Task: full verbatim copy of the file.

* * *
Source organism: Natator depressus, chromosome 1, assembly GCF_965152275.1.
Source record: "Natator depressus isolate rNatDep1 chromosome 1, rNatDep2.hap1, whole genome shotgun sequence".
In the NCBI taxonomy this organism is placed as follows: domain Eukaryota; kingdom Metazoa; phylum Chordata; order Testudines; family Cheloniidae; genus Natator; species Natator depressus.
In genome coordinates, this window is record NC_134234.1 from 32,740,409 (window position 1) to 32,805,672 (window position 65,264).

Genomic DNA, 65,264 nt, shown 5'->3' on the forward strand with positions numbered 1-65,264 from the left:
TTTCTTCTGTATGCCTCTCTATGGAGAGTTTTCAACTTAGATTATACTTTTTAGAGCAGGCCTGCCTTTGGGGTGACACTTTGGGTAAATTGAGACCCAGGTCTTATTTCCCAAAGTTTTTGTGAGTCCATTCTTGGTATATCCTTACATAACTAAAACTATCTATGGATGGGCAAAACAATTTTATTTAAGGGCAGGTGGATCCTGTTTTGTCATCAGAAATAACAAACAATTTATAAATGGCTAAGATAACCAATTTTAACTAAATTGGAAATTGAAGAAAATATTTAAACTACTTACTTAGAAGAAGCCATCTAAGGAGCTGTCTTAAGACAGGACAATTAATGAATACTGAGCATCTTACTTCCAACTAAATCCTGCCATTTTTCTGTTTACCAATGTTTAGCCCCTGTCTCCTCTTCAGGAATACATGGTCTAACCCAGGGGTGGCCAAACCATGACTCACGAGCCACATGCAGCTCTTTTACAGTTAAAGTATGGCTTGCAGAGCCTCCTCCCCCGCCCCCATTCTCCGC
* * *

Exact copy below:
Source organism: Natator depressus, chromosome 1, assembly GCF_965152275.1.
Source record: "Natator depressus isolate rNatDep1 chromosome 1, rNatDep2.hap1, whole genome shotgun sequence".
In the NCBI taxonomy this organism is placed as follows: domain Eukaryota; kingdom Metazoa; phylum Chordata; order Testudines; family Cheloniidae; genus Natator; species Natator depressus.
In genome coordinates, this window is record NC_134234.1 from 32,740,409 (window position 1) to 32,805,672 (window position 65,264).

Genomic DNA, 65,264 nt, shown 5'->3' on the forward strand with positions numbered 1-65,264 from the left:
TTTCTTCTGTATGCCTCTCTATGGAGAGTTTTCAACTTAGATTATACTTTTTAGAGCAGGCCTGCCTTTGGGGTGACACTTTGGGTAAATTGAGACCCAGGTCTTATTTCCCAAAGTTTTTGTGAGTCCATTCTTGGTATATCCTTACATAACTAAAACTATCTATGGATGGGCAAAACAATTTTATTTAAGGGCAGGTGGATCCTGTTTTGTCATCAGAAATAACAAACAATTTATAAATGGCTAAGATAACCAATTTTAACTAAATTGGAAATTGAAGAAAATATTTAAACTACTTACTTAGAAGAAGCCATCTAAGGAGCTGTCTTAAGACAGGACAATTAATGAATACTGAGCATCTTACTTCCAACTAAATCCTGCCATTTTTCTGTTTACCAATGTTTAGCCCCTGTCTCCTCTTCAGGAATACATGGTCTAACCCAGGGGTGGCCAAACCATGACTCACGAGCCACATGCAGCTCTTTTACAGTTAAAGTATGGCTTGCAGAGCCTCCTCCCCCGCCCCCATTCTCCGC